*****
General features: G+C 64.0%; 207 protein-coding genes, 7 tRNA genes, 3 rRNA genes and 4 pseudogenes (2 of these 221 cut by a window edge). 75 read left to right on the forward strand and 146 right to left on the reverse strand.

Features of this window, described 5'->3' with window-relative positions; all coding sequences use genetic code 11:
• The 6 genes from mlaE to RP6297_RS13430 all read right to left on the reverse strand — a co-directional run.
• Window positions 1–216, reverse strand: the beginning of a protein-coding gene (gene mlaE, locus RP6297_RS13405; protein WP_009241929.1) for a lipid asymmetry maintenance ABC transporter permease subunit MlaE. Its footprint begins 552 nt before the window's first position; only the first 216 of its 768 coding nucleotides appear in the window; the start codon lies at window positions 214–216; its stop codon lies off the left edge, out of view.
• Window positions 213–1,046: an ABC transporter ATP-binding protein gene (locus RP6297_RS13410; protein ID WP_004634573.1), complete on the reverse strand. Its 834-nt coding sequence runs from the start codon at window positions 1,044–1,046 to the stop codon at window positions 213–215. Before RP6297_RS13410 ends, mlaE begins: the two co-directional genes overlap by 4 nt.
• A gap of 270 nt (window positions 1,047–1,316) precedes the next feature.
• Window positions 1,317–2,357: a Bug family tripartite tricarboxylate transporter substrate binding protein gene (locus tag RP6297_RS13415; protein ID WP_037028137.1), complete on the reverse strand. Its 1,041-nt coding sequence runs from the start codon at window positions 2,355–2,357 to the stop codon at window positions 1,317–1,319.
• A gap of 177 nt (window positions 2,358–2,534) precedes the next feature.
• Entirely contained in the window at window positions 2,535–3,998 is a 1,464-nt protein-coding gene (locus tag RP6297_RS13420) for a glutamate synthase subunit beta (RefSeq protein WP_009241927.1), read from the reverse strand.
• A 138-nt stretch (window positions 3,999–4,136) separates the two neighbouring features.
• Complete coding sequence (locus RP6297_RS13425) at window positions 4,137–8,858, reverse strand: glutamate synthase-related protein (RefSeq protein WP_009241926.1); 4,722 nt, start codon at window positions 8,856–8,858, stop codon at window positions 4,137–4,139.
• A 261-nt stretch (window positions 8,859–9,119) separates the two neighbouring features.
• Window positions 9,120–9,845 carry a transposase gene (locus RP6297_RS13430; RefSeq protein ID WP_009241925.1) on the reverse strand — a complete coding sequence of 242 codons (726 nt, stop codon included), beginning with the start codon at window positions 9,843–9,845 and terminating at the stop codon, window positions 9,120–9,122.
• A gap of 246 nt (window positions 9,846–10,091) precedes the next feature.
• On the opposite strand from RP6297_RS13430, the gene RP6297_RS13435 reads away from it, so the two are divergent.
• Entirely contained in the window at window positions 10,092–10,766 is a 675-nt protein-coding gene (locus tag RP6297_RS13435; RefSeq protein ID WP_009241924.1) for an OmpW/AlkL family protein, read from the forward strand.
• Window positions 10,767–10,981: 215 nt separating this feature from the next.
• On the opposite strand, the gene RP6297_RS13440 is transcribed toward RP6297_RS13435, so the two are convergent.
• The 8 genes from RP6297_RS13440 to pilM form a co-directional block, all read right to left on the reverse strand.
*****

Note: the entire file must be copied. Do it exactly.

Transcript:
General features: G+C 64.0%; 207 protein-coding genes, 7 tRNA genes, 3 rRNA genes and 4 pseudogenes (2 of these 221 cut by a window edge). 75 read left to right on the forward strand and 146 right to left on the reverse strand.

Features of this window, described 5'->3' with window-relative positions; all coding sequences use genetic code 11:
• The 6 genes from mlaE to RP6297_RS13430 all read right to left on the reverse strand — a co-directional run.
• Window positions 1–216, reverse strand: the beginning of a protein-coding gene (gene mlaE, locus RP6297_RS13405; protein WP_009241929.1) for a lipid asymmetry maintenance ABC transporter permease subunit MlaE. Its footprint begins 552 nt before the window's first position; only the first 216 of its 768 coding nucleotides appear in the window; the start codon lies at window positions 214–216; its stop codon lies off the left edge, out of view.
• Window positions 213–1,046: an ABC transporter ATP-binding protein gene (locus RP6297_RS13410; protein ID WP_004634573.1), complete on the reverse strand. Its 834-nt coding sequence runs from the start codon at window positions 1,044–1,046 to the stop codon at window positions 213–215. Before RP6297_RS13410 ends, mlaE begins: the two co-directional genes overlap by 4 nt.
• A gap of 270 nt (window positions 1,047–1,316) precedes the next feature.
• Window positions 1,317–2,357: a Bug family tripartite tricarboxylate transporter substrate binding protein gene (locus tag RP6297_RS13415; protein ID WP_037028137.1), complete on the reverse strand. Its 1,041-nt coding sequence runs from the start codon at window positions 2,355–2,357 to the stop codon at window positions 1,317–1,319.
• A gap of 177 nt (window positions 2,358–2,534) precedes the next feature.
• Entirely contained in the window at window positions 2,535–3,998 is a 1,464-nt protein-coding gene (locus tag RP6297_RS13420) for a glutamate synthase subunit beta (RefSeq protein WP_009241927.1), read from the reverse strand.
• A 138-nt stretch (window positions 3,999–4,136) separates the two neighbouring features.
• Complete coding sequence (locus RP6297_RS13425) at window positions 4,137–8,858, reverse strand: glutamate synthase-related protein (RefSeq protein WP_009241926.1); 4,722 nt, start codon at window positions 8,856–8,858, stop codon at window positions 4,137–4,139.
• A 261-nt stretch (window positions 8,859–9,119) separates the two neighbouring features.
• Window positions 9,120–9,845 carry a transposase gene (locus RP6297_RS13430; RefSeq protein ID WP_009241925.1) on the reverse strand — a complete coding sequence of 242 codons (726 nt, stop codon included), beginning with the start codon at window positions 9,843–9,845 and terminating at the stop codon, window positions 9,120–9,122.
• A gap of 246 nt (window positions 9,846–10,091) precedes the next feature.
• On the opposite strand from RP6297_RS13430, the gene RP6297_RS13435 reads away from it, so the two are divergent.
• Entirely contained in the window at window positions 10,092–10,766 is a 675-nt protein-coding gene (locus tag RP6297_RS13435; RefSeq protein ID WP_009241924.1) for an OmpW/AlkL family protein, read from the forward strand.
• Window positions 10,767–10,981: 215 nt separating this feature from the next.
• On the opposite strand, the gene RP6297_RS13440 is transcribed toward RP6297_RS13435, so the two are convergent.
• The 8 genes from RP6297_RS13440 to pilM form a co-directional block, all read right to left on the reverse strand.